“A Hound Without Equal”

When a breed is truly ancient, sources of that time that help us separate fact from folklore are scarce, so it is with that in mind that we share a legend within the Muslim culture. It has to do with the only exception to the Islamic belief that dogs are considered unclean. If licked by a dog, a Muslim is required to wash that area seven times before praying because the whole dog is essentially naajis, or impure (our sources are Shaafii and Hanbali ulamaa,  two of the major schools of Islamic jurisprudence within Sunni Islam).  The belief is understandable when one considers that during a period of history, there were many stray dogs in the cities of the ancient world that were widely believed to be the cause of many diseases spread amongst people living there. 

The exception, however, is the Saluki, a highly esteemed and culturally significant breed in Islamic and Arab cultures valued for its speed, intelligence, and loyalty, and the outlier to the general Islamic view of dogs as unclean.  The breed has been an integral part of Arab culture and heritage for centuries and has cultural significance similar to the Arabian horse, both deeply rooted in the traditions and way of life of the Bedouin people. Bedouin tribes, in fact, refer to the Saluki as “al hurr” or “the noble one.”

We have no concrete historical evidence that the Prophet Muhammad owned a Saluki, but there is a legend that the Prophet Muhammad did have a beloved Saluki named Saluq who was known for his unwavering devotion to his master and with whom the Prophet hunted, thereby further contributing to the breed’s revered status in Islamic tradition. This reverence traces back to the Hadith, a record of the words, actions, and the silent approval of the Prophet. It includes rules governing hunting with “Hounds which run like the wind,” dogs widely accepted to be Salukis.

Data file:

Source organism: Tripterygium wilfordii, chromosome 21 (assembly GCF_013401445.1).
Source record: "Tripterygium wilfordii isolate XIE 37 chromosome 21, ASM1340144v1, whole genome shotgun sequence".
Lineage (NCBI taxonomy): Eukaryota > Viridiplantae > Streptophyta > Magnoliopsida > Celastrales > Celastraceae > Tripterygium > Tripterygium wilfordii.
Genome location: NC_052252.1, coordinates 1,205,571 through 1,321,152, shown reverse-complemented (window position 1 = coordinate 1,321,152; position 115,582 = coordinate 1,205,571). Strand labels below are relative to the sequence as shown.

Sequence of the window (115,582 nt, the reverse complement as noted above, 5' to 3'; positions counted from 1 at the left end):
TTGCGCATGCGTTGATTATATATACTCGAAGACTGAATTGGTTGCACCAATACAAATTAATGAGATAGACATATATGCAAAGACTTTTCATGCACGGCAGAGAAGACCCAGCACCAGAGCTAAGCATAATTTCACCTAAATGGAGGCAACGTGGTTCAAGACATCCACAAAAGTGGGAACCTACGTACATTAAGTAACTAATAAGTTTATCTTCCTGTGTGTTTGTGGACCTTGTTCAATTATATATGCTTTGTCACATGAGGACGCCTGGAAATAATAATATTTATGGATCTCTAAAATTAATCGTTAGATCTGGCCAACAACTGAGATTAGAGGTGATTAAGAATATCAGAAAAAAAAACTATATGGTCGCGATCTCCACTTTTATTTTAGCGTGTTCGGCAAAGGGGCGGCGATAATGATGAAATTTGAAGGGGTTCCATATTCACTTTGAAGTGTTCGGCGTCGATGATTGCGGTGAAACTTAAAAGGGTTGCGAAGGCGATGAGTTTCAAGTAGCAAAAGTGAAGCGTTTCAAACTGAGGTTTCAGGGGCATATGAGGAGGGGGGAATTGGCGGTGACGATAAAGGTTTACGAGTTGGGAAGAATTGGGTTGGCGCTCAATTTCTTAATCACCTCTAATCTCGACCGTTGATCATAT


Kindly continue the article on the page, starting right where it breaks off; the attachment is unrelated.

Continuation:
“It says in the Quran that you may eat of the meat caught by trained hounds. That gives a them a kind of status because the only hound the Arabs had in the time of Prophet Mohammed would have been the Saluki,” this according to former British diplomat, Sir Terence Clark, who has authored several books and articles on the history and development of Salukis in their countries of origin, including Iraq, where he acquired his first Saluki in the 1970s.  Again, it’s important to note that these are cultural beliefs and interpretations rather than documented historical facts, but oral traditions shouldn’t be discounted. 

For more on the topic, you might find this article by Stephanie Hunt-Crowley of interest.

Image: Carol Ratafia

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